2000 ALL SCR 88

SUPREME COURT OF INDIA

Andhra Pradesh High Court

Appeal (Civil) 486 of 1998

7th December, 2000

DR. A.S. ANAND CJ, J.

R.C. LAHOTI, J.

SHIVARAJ V. PATIL, J.

3

ARISTOCRAT AGENCIES, HYDERABAD ETC.

EXCISE SUPERINTENDENT, HYDERABAD AND ORS. ETC.

Andhra Pradesh Excise Act (1968)

Andhra Pradesh Foreign Liquor and Indian Liquor Rules (1970)

Section 21 Andhra Pradesh Excise Act (1968)

Section 22 Andhra Pradesh Excise Act (1968)

Excise, Excise Duty, Fee, Government, Judgment and Order, State, Writ Petition

Paras 5, 6: S.K. Pattanaik (Dead) Through L.Rs. Vs. State of Orissa and Ors., [2000] 1 SCC 413

JUDGMENT:- The Judgment of the Court was delivered Civil Appeal No. 486 of 1998. The short question which requires our consideration is whether countervailing duty is chargeable at the rate prevailing on the date of issue of permit or on the date of actual import of liquor into the State? Brief facts necessary to answer the question may be noticed:

The appellants are holders of distributor licence in Form F.L. 47 issued under Andhra Pradesh Foreign Liquor and Indian Liquor Rules, 1970 (hereinafter 'the Rules'). They held four permits and acquired them under the Rules on payment of countervailing duty, as was prevailing on the date when the permits were granted. First import permit was granted to the appellant on 31st January, 1991 and 2nd, 3rd and 4th permits were granted on 6th February 1991. However, before consignment of liquor was actually imported on the strength of those permits, notification (G.O.Ms. 96) dated 8th February, 1991 was issued. The notification was published in the Official Gazette on 9th February, 1991. By this notification, issued in exercise of the powers conferred by Section 21 of the Andhra Pradesh Excise Act, 1968 (hereinafter 'the Act'), the Governor of Andhra Pradesh amended an earlier notification dated 30th September, 1968 and enhanced the rate of countervailing duty from Rs. 45 per litre of the strength of proof spirit to Rs. 70 per litre of the strength of proof spirit.

2. The appellants imported consignments of liquor under the first permit on 27th February, 1991 and on the basis of the second permit on 28th February, 1991. Consignment of liquor was imported on the basis of the 3rd and the 4th permit on 18th February, 1991. All these imports were effected during the validity of the permit, i.e., within 30 days from the date of issue of permit. The Office of the Excise Superintendent, Hyderabad informed the appellant that since there had been enhancement of countervailing duty, by notification dated 8.2.1991 (published on 9.2.1991) from Rs. 45 to Rs. 70, the appellants were required to pay differential of the countervailing duty between the duty already paid by them and the enhanced countervailing duty, within a period of seven days from the date of receipt of the notice. The appellant questioned the validity of the demand by filing a writ petition in the Andhra Pradesh High Court. A Bench of the High Court, by a common judgment and order dated 8th November, 1991 dismissed the batch of cases including the writ petition filed by the appellant. Aggrieved, the appellant is before us.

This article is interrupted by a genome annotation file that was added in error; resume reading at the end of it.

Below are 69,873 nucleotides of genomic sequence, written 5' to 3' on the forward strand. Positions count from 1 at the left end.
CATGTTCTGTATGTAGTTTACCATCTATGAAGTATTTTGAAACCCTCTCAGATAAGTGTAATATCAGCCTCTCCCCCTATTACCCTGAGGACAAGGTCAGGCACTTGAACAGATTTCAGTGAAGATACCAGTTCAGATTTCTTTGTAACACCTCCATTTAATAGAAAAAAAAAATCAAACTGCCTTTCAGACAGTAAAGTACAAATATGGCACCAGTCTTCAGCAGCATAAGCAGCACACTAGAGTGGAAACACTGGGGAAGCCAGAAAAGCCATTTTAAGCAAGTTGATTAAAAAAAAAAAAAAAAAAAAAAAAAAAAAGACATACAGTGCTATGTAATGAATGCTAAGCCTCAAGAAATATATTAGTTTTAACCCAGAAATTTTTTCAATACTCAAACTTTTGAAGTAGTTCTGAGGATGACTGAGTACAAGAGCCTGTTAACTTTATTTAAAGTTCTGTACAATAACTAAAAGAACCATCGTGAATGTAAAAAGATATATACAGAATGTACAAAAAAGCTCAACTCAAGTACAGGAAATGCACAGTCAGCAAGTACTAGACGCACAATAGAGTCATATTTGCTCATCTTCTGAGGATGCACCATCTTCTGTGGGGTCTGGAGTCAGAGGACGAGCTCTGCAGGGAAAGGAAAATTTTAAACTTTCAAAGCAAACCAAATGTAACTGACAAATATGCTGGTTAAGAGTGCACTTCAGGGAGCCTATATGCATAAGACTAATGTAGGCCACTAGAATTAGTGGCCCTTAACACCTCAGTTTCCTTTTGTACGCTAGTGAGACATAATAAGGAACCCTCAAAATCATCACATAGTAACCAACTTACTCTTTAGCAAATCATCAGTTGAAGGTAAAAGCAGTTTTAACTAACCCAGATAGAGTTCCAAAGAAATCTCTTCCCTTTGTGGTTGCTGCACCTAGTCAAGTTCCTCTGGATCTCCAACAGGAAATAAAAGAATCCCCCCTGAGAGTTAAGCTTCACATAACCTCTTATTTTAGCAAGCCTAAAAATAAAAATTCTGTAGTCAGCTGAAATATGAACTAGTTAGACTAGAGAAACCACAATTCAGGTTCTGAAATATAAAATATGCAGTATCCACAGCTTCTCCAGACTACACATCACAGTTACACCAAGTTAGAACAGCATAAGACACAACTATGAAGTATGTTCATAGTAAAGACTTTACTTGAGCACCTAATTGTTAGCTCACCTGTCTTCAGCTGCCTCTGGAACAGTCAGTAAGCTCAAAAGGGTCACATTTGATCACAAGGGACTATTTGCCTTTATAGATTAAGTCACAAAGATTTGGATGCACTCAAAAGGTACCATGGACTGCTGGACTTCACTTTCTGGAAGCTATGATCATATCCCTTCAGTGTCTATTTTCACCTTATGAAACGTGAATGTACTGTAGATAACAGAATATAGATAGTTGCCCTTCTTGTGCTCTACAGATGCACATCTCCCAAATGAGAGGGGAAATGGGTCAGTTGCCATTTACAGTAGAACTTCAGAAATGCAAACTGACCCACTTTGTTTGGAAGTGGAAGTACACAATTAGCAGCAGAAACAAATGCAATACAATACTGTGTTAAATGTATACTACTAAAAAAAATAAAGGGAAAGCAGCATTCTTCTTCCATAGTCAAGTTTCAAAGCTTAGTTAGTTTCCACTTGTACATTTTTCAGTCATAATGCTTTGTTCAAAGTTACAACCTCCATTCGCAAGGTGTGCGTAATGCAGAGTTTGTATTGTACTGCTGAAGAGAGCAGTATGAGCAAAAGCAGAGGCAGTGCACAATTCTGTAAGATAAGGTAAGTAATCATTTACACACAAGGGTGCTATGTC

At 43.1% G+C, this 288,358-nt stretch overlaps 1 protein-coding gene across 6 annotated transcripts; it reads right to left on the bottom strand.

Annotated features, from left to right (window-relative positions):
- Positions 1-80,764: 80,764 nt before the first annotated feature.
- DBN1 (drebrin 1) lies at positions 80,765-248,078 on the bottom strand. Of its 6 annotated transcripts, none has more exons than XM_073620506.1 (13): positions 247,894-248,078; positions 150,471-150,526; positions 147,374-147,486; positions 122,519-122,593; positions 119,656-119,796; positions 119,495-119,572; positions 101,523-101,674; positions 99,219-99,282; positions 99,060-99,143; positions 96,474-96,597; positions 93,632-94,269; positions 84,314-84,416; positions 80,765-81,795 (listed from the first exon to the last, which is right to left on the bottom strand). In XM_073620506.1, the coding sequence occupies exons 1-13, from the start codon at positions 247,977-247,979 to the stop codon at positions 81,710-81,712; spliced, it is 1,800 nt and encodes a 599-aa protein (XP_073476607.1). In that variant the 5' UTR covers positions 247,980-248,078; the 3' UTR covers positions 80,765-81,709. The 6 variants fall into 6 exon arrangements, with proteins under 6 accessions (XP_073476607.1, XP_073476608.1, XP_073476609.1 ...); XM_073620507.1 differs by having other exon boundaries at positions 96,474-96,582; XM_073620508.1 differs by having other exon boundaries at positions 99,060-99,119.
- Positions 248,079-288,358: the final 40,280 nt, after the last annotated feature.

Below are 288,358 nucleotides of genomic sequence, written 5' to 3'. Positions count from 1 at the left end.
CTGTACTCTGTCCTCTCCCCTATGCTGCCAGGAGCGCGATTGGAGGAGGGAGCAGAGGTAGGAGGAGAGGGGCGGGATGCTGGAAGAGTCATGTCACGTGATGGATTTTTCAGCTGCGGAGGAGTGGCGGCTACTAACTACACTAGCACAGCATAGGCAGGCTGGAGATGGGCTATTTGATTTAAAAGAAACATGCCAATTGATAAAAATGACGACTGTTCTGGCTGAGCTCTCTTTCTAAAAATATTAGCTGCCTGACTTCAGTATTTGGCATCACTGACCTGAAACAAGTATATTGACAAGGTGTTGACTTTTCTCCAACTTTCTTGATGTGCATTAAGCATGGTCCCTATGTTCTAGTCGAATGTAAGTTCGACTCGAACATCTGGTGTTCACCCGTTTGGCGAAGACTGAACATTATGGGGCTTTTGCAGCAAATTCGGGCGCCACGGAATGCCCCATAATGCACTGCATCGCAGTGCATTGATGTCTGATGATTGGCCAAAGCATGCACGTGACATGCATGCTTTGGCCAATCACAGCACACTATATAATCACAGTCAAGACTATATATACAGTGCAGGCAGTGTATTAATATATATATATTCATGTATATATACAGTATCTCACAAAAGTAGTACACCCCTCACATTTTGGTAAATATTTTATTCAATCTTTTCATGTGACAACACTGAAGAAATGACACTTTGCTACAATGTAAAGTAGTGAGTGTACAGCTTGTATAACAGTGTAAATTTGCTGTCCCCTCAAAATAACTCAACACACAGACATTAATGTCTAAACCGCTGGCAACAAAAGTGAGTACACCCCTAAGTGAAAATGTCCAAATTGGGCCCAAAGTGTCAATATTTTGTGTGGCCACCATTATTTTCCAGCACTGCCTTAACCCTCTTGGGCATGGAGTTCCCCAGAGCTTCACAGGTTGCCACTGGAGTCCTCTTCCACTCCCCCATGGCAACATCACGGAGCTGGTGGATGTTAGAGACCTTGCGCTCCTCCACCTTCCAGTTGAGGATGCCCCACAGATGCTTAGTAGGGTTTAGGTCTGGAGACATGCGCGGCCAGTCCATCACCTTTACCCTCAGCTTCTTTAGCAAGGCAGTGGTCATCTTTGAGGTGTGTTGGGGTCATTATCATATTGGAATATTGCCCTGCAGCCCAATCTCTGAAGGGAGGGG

3. The argument raised in the High Court on behalf of the appellant was that since countervailing duty had already been paid at the time of grant of the import permit on the basis of the rate of the duty in force at that time, enhancement effected through notification dated 8.2.1991 could have no application to the imports of liquor made by the appellant within the period of validity of the period of permit [of 30 days], even if imports were made after enhanced duty came into effect by virtue of the impugned notification. The argument did not find favour with the High Court and in cur opinion, rightly.

4. Section 21 of the Act is the charging section relating to excise duty or

countervailing duty on excisable articles. It provides as under :

"21. Excise duty or countervailing duty on excisable articles:

(1) The Government may, by notification, levy an excise duty on any excisable articles manufactured or produced in the State [................] at such rates not exceeding the rates mentioned in the Schedule, as may be specified in the notification.

(2) The Government may, by notification, levy a countervailing duty on any excisable article manufactured or produced elsewhere in India and imported into the State [.............] at such rate as may be specified in the notification, which may not exceed the rates of excise duty on similar excisable articles levied under sub-section (1).